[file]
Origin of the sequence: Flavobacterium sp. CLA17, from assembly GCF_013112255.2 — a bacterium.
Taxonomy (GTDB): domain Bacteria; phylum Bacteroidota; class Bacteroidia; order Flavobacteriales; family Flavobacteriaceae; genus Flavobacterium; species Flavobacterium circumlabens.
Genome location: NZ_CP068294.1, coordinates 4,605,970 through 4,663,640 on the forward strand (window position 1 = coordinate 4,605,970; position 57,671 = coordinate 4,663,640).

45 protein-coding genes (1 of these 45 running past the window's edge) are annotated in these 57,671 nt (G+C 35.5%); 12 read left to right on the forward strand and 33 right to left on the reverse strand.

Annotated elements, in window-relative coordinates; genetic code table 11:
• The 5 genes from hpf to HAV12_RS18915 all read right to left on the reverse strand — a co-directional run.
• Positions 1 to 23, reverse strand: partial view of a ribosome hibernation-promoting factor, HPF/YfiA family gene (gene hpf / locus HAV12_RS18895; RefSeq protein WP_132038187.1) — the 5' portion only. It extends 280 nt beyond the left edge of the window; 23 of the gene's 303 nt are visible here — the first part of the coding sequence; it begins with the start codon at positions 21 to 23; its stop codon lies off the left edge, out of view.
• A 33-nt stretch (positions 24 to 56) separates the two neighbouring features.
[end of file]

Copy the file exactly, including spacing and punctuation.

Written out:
Origin of the sequence: Flavobacterium sp. CLA17, from assembly GCF_013112255.2 — a bacterium.
Taxonomy (GTDB): domain Bacteria; phylum Bacteroidota; class Bacteroidia; order Flavobacteriales; family Flavobacteriaceae; genus Flavobacterium; species Flavobacterium circumlabens.
Genome location: NZ_CP068294.1, coordinates 4,605,970 through 4,663,640 on the forward strand (window position 1 = coordinate 4,605,970; position 57,671 = coordinate 4,663,640).

45 protein-coding genes (1 of these 45 running past the window's edge) are annotated in these 57,671 nt (G+C 35.5%); 12 read left to right on the forward strand and 33 right to left on the reverse strand.

Annotated elements, in window-relative coordinates; genetic code table 11:
• The 5 genes from hpf to HAV12_RS18915 all read right to left on the reverse strand — a co-directional run.
• Positions 1 to 23, reverse strand: partial view of a ribosome hibernation-promoting factor, HPF/YfiA family gene (gene hpf / locus HAV12_RS18895; RefSeq protein WP_132038187.1) — the 5' portion only. It extends 280 nt beyond the left edge of the window; 23 of the gene's 303 nt are visible here — the first part of the coding sequence; it begins with the start codon at positions 21 to 23; its stop codon lies off the left edge, out of view.
• A 33-nt stretch (positions 24 to 56) separates the two neighbouring features.